U2510B?

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galois
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U2510B?

Post by galois » Sun Aug 17, 2003 5:55 am

I became the victim of bad circuit design, I cooked this IC (U2510B) about 2 years ago. It is the receiver and audio amp for a Baygen Free play radio. You would think that for a $150 radio (maybe $20 at a junk sale) they could put a fuse in the power supply.
Anyone have experience with this chip or possible substitution? I have contacted suppliers and minimum orders are 5,000+ units and no luck with free samples.

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Edd
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Re: U2510B?

Post by Edd » Wed Aug 20, 2003 2:38 pm

Well looks like everyone overlooked your IC inquiry. On a cursory examination of the U2510B… to me, that had the ring of a schematic/parts list component designator on a complex, high device count system….excepting the B suffix. I looked it up and it seems that Euro Atmel chip seems to have a lot going for it. There are a few BA series chips out there that are quite dogs for that multifunction task. The best one that I had run across in design and seeing it used was the Sony CXA1191M.
How did you happen to mess up the unit…..hitting it with far above its aux power input voltage ?
The two series that it is offered as, run at 3VDC and 6VDC with a safety threshold a bit higher on the higher voltage unit.
You might troubleshoot the chip proper at pin 26 and see what voltage is being supplied to that point, using pin 28 as ur gnd ref. If it was hit hard you might expect a ball bond link to have opened up inside the chip or if not quite so excessive, it might have crowbarred. An instaneous test with a series inline ma meter on the pin 26 supply should reveal that.
There’s also the possibly the only trouble might the loss of the power supply’s output.<p>Here are some relevant reference sites for U:
http://www.y2knorth.com/baygenstory.html
About the unit
http://www.y2knorth.com/baygen_amfmsw.html
This one specifies the specs of a 9VDC wall wart as the aux PS for that particular unit.<p>And here’s the da da sheet for your chip…..for troubleshooting::
http://www.atmel-grenoble.com/dyn/resou ... 79024e.pdf <p>And lastly, here’s where you can E-mail and get your chip ordered for ~$3.30 US+ cartage.
http://www.donberg.ie/descript/u/u2510b.htm <p>
73's de Edd
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galois
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Re: U2510B?

Post by galois » Thu Aug 21, 2003 12:41 pm

I have already used the data sheet from Amtel's site to troubleshoot the chip (ab initio) and found no response to v/ma measurements. As for "how?" I was using the power supply that came with the radio and suppose it tasted a power surge. When I did open the unit I shocked to find no fuse to protect the amp/tuner! $150 was enough to pay in the beginning, but you would think they could have put a .50 cents fuse in the power supply.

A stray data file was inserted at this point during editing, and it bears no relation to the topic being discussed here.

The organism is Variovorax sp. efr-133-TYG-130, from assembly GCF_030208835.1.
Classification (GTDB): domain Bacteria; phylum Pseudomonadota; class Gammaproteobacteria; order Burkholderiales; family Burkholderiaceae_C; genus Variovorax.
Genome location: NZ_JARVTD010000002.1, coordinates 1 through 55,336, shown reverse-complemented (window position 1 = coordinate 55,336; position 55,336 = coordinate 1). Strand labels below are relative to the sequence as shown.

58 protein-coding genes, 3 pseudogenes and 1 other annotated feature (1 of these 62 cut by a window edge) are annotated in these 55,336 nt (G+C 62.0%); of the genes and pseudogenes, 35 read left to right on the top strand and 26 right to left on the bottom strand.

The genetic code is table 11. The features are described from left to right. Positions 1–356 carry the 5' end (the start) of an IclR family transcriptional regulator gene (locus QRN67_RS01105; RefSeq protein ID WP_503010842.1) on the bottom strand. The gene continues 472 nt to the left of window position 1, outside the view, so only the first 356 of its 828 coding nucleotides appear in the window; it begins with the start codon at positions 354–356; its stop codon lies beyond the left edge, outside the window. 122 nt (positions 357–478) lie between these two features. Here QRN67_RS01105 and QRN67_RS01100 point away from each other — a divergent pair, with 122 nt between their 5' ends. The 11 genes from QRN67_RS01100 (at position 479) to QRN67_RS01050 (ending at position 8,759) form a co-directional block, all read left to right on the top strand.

By the way, the "cryptic name" as you put it comes from Robert Duvall's character in the 1971 movie THX1138.

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Edd
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Re: U2510B?

Post by Edd » Sat Aug 23, 2003 9:50 pm

THX1138:
<<I have already used the data sheet from Amtel's site to troubleshoot the chip (ab initio) and found no response to v/ma measurements.>>
How about the power supply voltage when you floated pin #26..seems logical to previously be getting <1Vdc reading even in a unit with damaged semi-con junctions?
Well if you opt to get a replacement chip for the mere pittance referenced to , I might suggest the following protective measures to PS circuitry that I would incorporate if it were my problem. It typically would be associated with the utilization of the wall wart aux power supply. Considering that the chip was the problem and that operation was restored by its replacement. Initially, a monitoring of the system B+ at chip pin 26 both at vol down and then at max volume to check the PS regulative qualities as well as running a current check via a series inline milliameter hookup. With a particular note of current drain at max volume output level. I suspect this unit to be utilizing the higher voltage rated / (6 VDC nominal) operational chip that is offered. Then take the previously acquired V/Ma info to compute the proper value of ½ W carbon film “fuse resistor “ to place in series the B+ power supply feed line to the chips B+ circuitry, with a “sacrificial” 13VDC ½ Watt zener diode at the chip power input end. A quick duration overload will have the zener crank down in its normal fashion whereas on some thing big there is the shorting down of the zener and/or the popping of the film resistor…according to severity. The 13VDC was the high end on the voltage spec on the U2510B. I certainly prefer the hard threshold imparted by the utilization of a zener in this application as compared to the soft “cushy” response experienced by MOV’s when used at low voltages. A fast acting fuse with its dismally slow response in like application is not even in the running. No qualms however, against the utilization of a supplemental 130v MOV unit with its appropriate series fuse across the 120VAC line side.<p>73's de Edd
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